Hereinafter, for simple description, the example in which 4×2 micro mirrors A1-A4 and B1-B4 are controlled as shown in FIG. 2 will be described unless otherwise indicated. Note that any of the micro mirrors A1-A4 and B1-B4 or all of them may be referred to as a “micro mirror A”.

In FIG. 3, a control portion 20 includes a connection information memory portion 21, a computing portion 22, a control characteristic memory portion 23, a temperature sensor 25 and a drive output portion 28.

The connection information memory portion 21 stores connection information SJ between the input port device 11 and the output port device 13. In other words, the connection information memory portion 21 stores the connection information SJ between the input ports PA1-PA4 and the output ports PB1-PB4. This connection information SJ is sent from a computer that manages the optical switching system 1, for example, in accordance with a request at that time. Note that a DPRAM (Dual Port Random Access Memory) or other semiconductor memory is used as the connection information memory portion 21.

The computing portion 22 calculates a controlled variable SR of the micro mirror A based on the connection information SJ and control characteristic data DT obtained from the control characteristic memory portion 23. The controlled variable SR is finally a value of voltage (voltage value) VT that is applied to a control electrode of the micro mirror so as to drive the micro mirror A.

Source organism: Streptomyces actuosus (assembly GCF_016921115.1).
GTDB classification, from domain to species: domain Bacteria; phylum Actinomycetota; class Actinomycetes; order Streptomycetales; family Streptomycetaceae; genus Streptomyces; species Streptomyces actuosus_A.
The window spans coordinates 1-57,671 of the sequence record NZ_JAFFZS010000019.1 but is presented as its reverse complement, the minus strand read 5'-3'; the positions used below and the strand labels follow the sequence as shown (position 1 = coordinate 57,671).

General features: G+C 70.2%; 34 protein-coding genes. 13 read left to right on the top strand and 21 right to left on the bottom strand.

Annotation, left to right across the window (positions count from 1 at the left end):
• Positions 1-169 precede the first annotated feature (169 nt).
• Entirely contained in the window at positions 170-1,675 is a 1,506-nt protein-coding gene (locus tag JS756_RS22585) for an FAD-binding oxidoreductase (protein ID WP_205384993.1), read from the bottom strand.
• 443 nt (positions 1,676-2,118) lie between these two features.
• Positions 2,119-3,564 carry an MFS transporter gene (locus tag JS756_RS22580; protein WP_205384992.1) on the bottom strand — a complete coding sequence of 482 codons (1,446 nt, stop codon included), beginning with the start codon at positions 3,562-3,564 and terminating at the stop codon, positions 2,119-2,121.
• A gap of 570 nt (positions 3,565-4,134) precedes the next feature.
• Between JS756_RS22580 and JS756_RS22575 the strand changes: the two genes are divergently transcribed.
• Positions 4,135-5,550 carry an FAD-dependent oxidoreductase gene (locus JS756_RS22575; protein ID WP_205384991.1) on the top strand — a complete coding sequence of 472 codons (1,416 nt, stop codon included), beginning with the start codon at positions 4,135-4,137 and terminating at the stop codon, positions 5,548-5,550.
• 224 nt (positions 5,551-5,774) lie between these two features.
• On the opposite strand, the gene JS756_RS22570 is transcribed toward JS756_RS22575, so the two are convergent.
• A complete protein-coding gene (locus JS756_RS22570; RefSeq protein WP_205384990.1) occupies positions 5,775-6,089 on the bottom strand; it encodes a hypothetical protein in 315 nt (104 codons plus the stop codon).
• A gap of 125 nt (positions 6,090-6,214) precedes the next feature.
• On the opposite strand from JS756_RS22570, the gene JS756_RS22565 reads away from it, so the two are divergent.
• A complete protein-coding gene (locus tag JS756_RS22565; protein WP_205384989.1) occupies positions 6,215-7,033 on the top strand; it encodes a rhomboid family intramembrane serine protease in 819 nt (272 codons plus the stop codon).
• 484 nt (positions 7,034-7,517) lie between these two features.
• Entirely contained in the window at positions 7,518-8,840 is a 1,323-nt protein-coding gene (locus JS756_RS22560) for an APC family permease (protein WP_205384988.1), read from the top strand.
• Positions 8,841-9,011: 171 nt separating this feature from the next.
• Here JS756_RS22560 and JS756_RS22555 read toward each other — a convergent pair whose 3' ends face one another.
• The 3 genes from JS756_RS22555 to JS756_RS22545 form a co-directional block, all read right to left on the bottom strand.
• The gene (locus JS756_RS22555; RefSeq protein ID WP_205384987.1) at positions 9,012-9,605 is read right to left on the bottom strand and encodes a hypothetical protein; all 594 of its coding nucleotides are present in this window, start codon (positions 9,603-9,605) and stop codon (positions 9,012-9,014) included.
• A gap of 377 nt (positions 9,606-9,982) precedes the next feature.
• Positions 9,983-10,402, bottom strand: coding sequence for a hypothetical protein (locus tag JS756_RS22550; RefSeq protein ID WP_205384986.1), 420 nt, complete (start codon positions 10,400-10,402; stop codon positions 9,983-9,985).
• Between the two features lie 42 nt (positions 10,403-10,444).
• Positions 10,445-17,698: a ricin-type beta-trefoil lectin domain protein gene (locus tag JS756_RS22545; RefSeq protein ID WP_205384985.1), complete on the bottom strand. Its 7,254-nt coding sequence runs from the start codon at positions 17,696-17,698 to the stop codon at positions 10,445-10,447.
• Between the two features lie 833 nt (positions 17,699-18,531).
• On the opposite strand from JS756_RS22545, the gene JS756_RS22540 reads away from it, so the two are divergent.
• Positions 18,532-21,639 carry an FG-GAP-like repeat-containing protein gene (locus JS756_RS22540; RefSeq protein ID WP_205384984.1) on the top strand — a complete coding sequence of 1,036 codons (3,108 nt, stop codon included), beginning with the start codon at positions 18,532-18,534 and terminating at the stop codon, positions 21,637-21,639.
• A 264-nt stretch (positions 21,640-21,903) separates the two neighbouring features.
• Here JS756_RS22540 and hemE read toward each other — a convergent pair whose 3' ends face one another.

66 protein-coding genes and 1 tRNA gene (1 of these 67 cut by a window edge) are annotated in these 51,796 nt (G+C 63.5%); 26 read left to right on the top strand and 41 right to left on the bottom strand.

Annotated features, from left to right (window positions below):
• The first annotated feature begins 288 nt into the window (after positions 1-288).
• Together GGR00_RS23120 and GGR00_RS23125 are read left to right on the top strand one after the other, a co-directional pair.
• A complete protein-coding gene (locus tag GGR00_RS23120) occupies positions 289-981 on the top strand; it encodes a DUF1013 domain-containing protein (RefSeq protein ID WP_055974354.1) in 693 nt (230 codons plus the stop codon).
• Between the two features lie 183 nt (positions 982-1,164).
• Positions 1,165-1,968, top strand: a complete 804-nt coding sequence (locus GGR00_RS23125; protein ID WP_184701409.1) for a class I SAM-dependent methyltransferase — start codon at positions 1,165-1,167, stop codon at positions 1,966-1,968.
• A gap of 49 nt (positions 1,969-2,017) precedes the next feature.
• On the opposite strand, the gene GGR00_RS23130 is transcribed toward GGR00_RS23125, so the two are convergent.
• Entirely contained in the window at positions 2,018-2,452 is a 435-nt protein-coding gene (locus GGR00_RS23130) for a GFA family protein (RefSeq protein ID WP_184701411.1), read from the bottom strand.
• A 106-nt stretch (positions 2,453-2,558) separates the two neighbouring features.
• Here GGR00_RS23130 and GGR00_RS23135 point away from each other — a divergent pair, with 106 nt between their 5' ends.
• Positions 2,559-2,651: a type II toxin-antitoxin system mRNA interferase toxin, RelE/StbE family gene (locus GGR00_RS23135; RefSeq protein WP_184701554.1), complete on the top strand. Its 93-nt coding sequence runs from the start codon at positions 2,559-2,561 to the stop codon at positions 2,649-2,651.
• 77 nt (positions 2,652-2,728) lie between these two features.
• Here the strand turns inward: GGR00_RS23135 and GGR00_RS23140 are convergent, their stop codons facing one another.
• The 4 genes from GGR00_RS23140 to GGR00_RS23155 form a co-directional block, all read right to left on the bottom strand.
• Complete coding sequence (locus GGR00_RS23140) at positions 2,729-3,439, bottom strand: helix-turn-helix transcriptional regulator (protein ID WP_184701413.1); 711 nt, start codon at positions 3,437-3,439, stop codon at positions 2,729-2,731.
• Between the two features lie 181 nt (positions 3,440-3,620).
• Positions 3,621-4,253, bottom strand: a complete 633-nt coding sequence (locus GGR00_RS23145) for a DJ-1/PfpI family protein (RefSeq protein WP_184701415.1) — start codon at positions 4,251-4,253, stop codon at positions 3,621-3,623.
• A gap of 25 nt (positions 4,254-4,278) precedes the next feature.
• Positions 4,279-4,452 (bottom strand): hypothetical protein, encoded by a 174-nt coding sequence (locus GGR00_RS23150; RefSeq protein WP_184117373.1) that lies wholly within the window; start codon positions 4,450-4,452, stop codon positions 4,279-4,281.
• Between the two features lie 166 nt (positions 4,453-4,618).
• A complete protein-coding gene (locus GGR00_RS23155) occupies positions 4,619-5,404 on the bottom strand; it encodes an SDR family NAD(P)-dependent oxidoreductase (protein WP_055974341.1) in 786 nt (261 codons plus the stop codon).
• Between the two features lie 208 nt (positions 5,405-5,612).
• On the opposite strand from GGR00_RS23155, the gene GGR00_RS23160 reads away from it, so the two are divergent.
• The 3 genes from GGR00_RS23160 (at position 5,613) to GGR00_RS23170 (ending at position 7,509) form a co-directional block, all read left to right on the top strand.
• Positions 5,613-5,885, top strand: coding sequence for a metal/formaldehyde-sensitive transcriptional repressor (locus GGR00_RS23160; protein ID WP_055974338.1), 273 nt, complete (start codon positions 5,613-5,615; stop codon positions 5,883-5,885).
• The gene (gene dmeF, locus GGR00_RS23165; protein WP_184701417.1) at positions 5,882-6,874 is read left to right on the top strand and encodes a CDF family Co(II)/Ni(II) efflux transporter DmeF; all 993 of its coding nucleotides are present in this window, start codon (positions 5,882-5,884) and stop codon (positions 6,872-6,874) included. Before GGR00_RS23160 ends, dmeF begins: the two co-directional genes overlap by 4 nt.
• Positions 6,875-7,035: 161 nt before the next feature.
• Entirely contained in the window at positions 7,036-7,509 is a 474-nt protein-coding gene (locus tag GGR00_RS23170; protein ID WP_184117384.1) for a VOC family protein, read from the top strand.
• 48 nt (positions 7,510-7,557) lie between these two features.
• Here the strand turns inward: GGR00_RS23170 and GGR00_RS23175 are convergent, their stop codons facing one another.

The computing portion 22 reads out appropriate control characteristic data DT for each micro mirror A from the control characteristic memory portion 23 based on the connection information SJ and temperature TJ, for example. The control characteristic data DT includes data of a value of voltage (voltage value VT) to be applied to each micro mirror A, control angle θ of each micro mirror A or the like. The controlled variable SR is calculated based on the data.

In this case, if the control characteristic data DT includes the voltage value VT, it is possible to make the voltage value VT be the controlled variable SR as it is. In this case, it is possible to perform operation for correcting an error due to cross talk with respect to the control characteristic data DT.

In addition, if the control characteristic data DT includes the control angle θ of the micro mirror A, the voltage value VT is determined from the control angle θ. Note that a relationship between the control angle θ and the voltage value VT can be shown in the equation (1) below.
θ=α×(VT)2   (1)

In other words, the control angle θ of the micro mirror is proportional to the square of the voltage value VT for driving the micro mirror. Here, α is a unique constant defined by the hardness or the like of each micro mirror.

Note that the computing portion 22 reads the connection information SJ stored in the connection information memory portion 21 at regular intervals or by the interruption, for example. If there is a change in the read connection information SJ, the computing portion 22 reads the temperature TJ sensed by the temperature sensor 25. Then, the control characteristic data DT of a temperature TJ that is closest to the read temperature TJ is used for the control.

In addition, for example, the computing portion 22 reads the temperature TJ from the temperature sensor 25 at regular intervals and performs the control based on the temperature TJ. In this case, as the interval for example, it reads the temperature TJ every ten seconds or every 10-60 seconds. Alternatively, it is possible to read the temperature TJ at an appropriate interval of approximately 1-10 minutes.